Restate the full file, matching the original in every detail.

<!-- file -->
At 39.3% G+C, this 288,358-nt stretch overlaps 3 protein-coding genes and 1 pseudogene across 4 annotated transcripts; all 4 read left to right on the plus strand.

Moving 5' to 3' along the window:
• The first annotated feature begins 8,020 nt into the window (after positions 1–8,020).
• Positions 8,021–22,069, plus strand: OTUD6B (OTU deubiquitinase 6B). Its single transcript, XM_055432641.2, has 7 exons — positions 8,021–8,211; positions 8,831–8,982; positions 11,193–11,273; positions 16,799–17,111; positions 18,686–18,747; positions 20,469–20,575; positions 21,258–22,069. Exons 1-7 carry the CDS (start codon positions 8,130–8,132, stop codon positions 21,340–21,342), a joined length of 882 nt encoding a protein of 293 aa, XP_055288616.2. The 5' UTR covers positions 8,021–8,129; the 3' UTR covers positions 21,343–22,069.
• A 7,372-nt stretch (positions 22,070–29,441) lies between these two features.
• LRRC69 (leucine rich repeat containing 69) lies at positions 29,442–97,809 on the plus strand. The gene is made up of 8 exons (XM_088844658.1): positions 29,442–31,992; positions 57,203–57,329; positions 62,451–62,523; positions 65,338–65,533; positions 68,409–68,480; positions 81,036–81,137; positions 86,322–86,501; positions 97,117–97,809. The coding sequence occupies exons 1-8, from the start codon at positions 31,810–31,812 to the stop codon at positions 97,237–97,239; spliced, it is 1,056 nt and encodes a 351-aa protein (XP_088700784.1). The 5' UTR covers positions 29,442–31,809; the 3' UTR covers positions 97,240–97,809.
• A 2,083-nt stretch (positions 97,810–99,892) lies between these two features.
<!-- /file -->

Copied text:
At 39.3% G+C, this 288,358-nt stretch overlaps 3 protein-coding genes and 1 pseudogene across 4 annotated transcripts; all 4 read left to right on the plus strand.

Moving 5' to 3' along the window:
• The first annotated feature begins 8,020 nt into the window (after positions 1–8,020).
• Positions 8,021–22,069, plus strand: OTUD6B (OTU deubiquitinase 6B). Its single transcript, XM_055432641.2, has 7 exons — positions 8,021–8,211; positions 8,831–8,982; positions 11,193–11,273; positions 16,799–17,111; positions 18,686–18,747; positions 20,469–20,575; positions 21,258–22,069. Exons 1-7 carry the CDS (start codon positions 8,130–8,132, stop codon positions 21,340–21,342), a joined length of 882 nt encoding a protein of 293 aa, XP_055288616.2. The 5' UTR covers positions 8,021–8,129; the 3' UTR covers positions 21,343–22,069.
• A 7,372-nt stretch (positions 22,070–29,441) lies between these two features.
• LRRC69 (leucine rich repeat containing 69) lies at positions 29,442–97,809 on the plus strand. The gene is made up of 8 exons (XM_088844658.1): positions 29,442–31,992; positions 57,203–57,329; positions 62,451–62,523; positions 65,338–65,533; positions 68,409–68,480; positions 81,036–81,137; positions 86,322–86,501; positions 97,117–97,809. The coding sequence occupies exons 1-8, from the start codon at positions 31,810–31,812 to the stop codon at positions 97,237–97,239; spliced, it is 1,056 nt and encodes a 351-aa protein (XP_088700784.1). The 5' UTR covers positions 29,442–31,809; the 3' UTR covers positions 97,240–97,809.
• A 2,083-nt stretch (positions 97,810–99,892) lies between these two features.